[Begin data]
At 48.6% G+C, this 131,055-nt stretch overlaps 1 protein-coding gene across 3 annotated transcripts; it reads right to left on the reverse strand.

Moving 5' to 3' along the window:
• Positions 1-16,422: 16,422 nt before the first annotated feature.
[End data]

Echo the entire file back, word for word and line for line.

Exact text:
At 48.6% G+C, this 131,055-nt stretch overlaps 1 protein-coding gene across 3 annotated transcripts; it reads right to left on the reverse strand.

Moving 5' to 3' along the window:
• Positions 1-16,422: 16,422 nt before the first annotated feature.